Although Cepu is a small town, finding the logging railway center is tricky. Our GPS couldn’t pinpoint the location as it is not listed. But after tracing the remains of former Cepu-Blora branchline, where along the way we saw the former Cepu petrol branchline which was closed in 2008 when a car accidentally rammed into a loaded petrol car causing huge explosions that burned almost the whole suburb; and former Cepu downtown station, we eventually find the logging railway depot.
Cepu logging railway is the only non-State Railway operation who operate on the same gauge as the mainline (3ft 6in). Unless that regular working have long ceased and now confined for tourist operations only.
Upon arriving at the locomotive depot, we were greeted with suspicion by the logging railway crew. When we requested permission to have a look at the locomotive, they denied this outright.
They said that if we want to see, we must write a letter requesting permission to see the locomotives. The letters would then be processed in a few days before the management grant permission. And upon inspecting the shed we would be accompanied by local policemen and soldier from the nearby army garrison.
We were totally shocked and perplexed by such lengthy and complicated procedure imposed, just in order to see the steam locomotive! In other places, a simple greeting might do the job. Beside that these are not military installations, nor vital objects!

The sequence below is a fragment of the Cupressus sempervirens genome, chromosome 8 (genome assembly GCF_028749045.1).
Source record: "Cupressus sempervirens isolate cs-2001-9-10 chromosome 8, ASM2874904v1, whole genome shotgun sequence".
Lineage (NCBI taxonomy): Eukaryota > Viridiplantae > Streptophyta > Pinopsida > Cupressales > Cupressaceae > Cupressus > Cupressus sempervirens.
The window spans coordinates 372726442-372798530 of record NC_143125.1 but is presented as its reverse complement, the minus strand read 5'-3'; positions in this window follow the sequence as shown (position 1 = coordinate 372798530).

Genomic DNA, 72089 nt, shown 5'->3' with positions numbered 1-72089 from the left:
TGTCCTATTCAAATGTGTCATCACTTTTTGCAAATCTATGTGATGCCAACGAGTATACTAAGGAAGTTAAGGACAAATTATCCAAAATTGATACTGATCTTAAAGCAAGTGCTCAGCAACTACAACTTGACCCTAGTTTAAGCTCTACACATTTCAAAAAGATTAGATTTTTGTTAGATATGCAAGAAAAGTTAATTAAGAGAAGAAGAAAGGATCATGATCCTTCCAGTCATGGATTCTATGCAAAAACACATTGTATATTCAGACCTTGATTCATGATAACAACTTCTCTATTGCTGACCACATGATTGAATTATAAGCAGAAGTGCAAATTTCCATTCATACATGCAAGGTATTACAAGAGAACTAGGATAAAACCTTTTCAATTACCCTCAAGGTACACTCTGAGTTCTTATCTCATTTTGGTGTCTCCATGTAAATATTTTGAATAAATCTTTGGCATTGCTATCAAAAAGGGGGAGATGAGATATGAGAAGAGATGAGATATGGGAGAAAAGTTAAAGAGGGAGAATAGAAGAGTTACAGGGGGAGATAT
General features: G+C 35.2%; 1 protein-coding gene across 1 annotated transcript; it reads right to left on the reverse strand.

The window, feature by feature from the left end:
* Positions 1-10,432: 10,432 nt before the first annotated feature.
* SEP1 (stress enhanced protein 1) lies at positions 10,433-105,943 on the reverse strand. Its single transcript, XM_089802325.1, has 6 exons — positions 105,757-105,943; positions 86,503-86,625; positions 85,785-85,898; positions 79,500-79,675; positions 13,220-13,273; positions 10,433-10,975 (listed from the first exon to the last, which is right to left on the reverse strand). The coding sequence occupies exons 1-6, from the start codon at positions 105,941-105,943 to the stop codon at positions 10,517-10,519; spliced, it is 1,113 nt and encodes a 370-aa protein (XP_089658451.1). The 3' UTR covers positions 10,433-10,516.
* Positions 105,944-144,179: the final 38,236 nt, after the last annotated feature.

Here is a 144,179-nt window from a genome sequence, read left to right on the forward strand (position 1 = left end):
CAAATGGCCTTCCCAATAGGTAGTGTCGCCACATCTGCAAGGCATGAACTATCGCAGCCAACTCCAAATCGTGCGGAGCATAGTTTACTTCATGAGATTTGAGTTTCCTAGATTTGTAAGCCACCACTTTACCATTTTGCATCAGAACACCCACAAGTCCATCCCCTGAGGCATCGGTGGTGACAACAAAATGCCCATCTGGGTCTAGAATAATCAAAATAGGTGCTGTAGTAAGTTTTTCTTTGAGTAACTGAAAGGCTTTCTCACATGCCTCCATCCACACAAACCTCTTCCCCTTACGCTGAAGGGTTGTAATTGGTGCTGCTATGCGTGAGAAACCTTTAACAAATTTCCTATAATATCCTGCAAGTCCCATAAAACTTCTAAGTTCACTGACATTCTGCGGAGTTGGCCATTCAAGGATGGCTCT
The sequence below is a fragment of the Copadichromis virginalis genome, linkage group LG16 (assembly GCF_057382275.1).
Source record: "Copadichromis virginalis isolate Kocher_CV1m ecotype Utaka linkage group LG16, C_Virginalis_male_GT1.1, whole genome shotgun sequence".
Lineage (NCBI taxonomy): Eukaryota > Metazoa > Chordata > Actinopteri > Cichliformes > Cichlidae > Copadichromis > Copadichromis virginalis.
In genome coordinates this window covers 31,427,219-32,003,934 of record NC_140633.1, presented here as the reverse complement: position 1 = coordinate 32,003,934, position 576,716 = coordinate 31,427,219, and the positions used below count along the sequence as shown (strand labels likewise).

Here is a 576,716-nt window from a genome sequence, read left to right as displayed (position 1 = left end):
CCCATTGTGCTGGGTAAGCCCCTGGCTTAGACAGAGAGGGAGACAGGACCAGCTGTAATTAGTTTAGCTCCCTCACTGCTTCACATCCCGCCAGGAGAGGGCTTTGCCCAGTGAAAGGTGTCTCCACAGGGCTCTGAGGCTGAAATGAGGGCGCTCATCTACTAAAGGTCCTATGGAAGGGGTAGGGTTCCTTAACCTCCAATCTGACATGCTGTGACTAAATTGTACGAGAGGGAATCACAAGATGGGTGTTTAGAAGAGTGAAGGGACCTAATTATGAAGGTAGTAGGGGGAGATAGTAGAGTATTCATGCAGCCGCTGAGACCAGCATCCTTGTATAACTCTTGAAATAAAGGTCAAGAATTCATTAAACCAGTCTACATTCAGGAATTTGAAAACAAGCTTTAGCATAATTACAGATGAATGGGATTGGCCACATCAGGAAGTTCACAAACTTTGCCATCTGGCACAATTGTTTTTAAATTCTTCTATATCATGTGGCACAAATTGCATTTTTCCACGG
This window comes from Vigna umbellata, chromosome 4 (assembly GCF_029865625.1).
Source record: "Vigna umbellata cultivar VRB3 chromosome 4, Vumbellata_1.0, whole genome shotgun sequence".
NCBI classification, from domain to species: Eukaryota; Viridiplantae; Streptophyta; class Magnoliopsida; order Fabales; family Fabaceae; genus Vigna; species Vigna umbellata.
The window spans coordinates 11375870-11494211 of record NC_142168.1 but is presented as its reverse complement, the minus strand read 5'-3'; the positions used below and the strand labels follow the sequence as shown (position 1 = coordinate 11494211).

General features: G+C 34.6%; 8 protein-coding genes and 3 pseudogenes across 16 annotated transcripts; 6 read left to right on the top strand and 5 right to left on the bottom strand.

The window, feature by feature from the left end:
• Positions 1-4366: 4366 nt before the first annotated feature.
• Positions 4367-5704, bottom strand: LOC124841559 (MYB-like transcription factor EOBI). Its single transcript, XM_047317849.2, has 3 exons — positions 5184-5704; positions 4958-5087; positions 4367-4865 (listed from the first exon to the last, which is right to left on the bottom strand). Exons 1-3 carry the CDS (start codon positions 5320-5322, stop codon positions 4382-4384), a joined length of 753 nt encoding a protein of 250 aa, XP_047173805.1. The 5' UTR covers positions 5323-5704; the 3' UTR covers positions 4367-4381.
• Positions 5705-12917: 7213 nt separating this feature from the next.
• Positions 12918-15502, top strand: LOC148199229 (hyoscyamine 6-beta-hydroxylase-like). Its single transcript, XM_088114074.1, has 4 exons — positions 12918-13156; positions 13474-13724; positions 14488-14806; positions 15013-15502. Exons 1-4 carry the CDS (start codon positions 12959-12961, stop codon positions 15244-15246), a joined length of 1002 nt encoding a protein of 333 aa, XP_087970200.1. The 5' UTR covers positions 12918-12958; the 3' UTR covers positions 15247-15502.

Considering that our aim was just to see the locomotive, and we only have very little time allocation, I asked for leniency.
The Cepu logging railway crew responded by saying that we must head to the management office to ask the permission. So I decided to head to the office to meet anyone who might have authority to override the hostile crew in the locomotive depot.
Upon arriving at the rather quiet office, I was greeted by the receptionist. The receptionist staff is an elderly old man who seemed to have no clue on how to handle guest. Instead of directing my to anyone with proper authority, he kept on mumbling, either about lengthy permission procedures or the bosses who goes on holiday in Semarang.
I was asking whether if it’s possible to just pay some fees like what I did on sugar mills just to get access, instead of having had to endure lengthy permit process. It’s not a bribe, but it is a common thing in most railway premises, unless if it’s mentioned as free. Again he kept mumbling and can’t deliver clear and direct answer.